The ride to Cobh was very bumpy. We traveled through another storm on our way and once again jumping and hopping was our mode of transportation throughout the ship. I was very thankful for the hand railings throughout the ship. I am thinking this will not be the last of our rock and roll ride on this cruise. We have to keep in mind we have not even reached the open Atlantic.
As we arrived in Cobh, the ship sailed up the coastline thru the large natural harbor for about two miles. It appeared that the entire town had come out to welcome the ship. People were lined up along every available viewing space on streets and piers. As we pulled up to the dock they were waving and cheering and a musical band was playing. I felt the sense of a good Irish welcome. A brief rain storm came through as we were docking and it didn’t seem to dampen any of the spirit. No one left, but the umbrellas came up. As the storm passed, it was a pleasant surprise to see a double rainbow appear over town. I could only think of how incredible it was to have this part of our welcome to Cobh. Maybe this was a good sign of luck. We have heard that Margaret might have said of her experience on the Titanic that ‘it was pure Brown Luck- Unsinkable.”
We disembarked the ship for a Harbor Titanic Tour and walked through the masses that had come out to welcome us, as well as to attend other events underway for the Anniversary Cobh Titanic Heritage. As we walked through the crowds I could feel the spirit, friendliness, and overall Irish spirit. I thought that perhaps Margaret’s spirit was also being felt since her parents, John Tobin and Johanna Collins emigrated from Ireland. In fact, her father came from Fermoy, Ireland in 1823, a town just 28 miles inland from Cobh. The feeling of excitement must have been significantly different than when they left during the potato famine and political unrest. Both John and Johanna were widowers who moved to Hannibal, Missouri, home to many other Irish settlers, where they met each other and married circa 1862. Later, J.J. and Margaret “retired” to Ireland near the lakes of Killarney from August of 1899 – August of 1900.
Continuing on the harbor tour, we could only imagine how the Titanic would have majestically appeared near the entrance to the harbor to those emigrants. Francis M. Browne, a 32 year-teacher had taken photographs crossing from Southampton. He had requested to continue on the journey to his management, but was told to disembark in Cobh. He had taken 76 pictures during the crossing. Without that decision these pictures of the ship on its voyage, among the few surviving from the Titanic, would also have been lost when Titanic went down.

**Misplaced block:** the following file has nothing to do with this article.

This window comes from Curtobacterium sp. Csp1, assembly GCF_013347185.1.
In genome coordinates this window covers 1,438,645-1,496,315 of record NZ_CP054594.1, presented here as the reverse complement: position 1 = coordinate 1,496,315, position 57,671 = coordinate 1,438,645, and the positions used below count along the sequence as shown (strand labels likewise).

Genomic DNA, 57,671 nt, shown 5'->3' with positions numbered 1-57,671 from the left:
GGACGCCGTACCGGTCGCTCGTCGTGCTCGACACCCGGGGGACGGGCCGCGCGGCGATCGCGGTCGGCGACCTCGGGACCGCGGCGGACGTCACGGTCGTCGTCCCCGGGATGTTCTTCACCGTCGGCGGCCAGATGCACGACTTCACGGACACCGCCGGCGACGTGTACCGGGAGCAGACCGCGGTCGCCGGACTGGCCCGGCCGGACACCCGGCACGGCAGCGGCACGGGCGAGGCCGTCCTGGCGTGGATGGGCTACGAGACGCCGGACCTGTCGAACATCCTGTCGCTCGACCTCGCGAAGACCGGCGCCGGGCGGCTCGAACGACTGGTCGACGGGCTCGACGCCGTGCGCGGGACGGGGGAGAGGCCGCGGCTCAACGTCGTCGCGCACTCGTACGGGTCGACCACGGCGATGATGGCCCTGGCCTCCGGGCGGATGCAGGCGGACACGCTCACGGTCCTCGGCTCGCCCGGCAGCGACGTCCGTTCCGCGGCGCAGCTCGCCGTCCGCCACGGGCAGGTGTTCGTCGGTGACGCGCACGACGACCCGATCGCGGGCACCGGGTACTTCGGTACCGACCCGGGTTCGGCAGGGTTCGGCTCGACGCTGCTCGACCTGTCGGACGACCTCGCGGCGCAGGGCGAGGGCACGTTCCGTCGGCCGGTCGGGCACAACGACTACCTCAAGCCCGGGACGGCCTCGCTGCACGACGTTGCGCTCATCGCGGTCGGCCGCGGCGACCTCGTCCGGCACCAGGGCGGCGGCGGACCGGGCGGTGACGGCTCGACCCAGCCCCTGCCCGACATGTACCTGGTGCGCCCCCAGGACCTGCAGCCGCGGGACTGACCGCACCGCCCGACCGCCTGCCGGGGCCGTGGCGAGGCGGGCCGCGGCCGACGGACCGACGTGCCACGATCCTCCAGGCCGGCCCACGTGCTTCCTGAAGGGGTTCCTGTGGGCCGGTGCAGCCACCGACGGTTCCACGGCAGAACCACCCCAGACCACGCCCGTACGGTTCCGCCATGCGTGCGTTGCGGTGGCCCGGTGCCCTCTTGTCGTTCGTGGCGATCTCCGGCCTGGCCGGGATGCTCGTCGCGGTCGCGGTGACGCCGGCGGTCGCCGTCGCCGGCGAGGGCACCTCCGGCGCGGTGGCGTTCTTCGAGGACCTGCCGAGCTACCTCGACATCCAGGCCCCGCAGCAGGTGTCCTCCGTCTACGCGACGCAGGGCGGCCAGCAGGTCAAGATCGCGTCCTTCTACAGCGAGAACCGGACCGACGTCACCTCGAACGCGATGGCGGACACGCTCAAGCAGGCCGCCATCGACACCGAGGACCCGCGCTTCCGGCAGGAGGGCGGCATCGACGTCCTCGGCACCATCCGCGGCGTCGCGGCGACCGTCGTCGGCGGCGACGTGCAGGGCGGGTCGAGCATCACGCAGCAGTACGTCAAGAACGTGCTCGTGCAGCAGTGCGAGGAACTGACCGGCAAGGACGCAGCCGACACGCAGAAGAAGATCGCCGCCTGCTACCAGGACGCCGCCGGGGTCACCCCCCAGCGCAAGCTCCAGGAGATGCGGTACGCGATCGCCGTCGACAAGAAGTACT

After the tour, we had a local Irish beer and enjoyed the company and discussion with others in an old Irish pub on the waterfront. I suspect we were sitting in the same chairs that many emigrants had used a 100 years before.
We left later that night, a short turnaround, but not as quick as Titanic! As we departed, we wondered how Margaret felt as Titanic lifted anchor and steamed towards America. Now, she was finally on the last leg of her journey to see her grandson. Little did anyone know that this was the last time Titanic would see land but more importantly many passengers who perished would never see their destination. Now, we are also starting our journey to truly pay our respects.
I feel like I have a broader understanding of her and her journey. Perhaps during the next five days as we travel to the memorial site I will be able to reflect on her experience and develop a deeper understanding of my fascination. There is no doubt that Margaret was a true woman of adventure.
We will be traveling in the open Atlantic for the next four days to eventually arrive at the most significant part of this journey… Paying our Respects.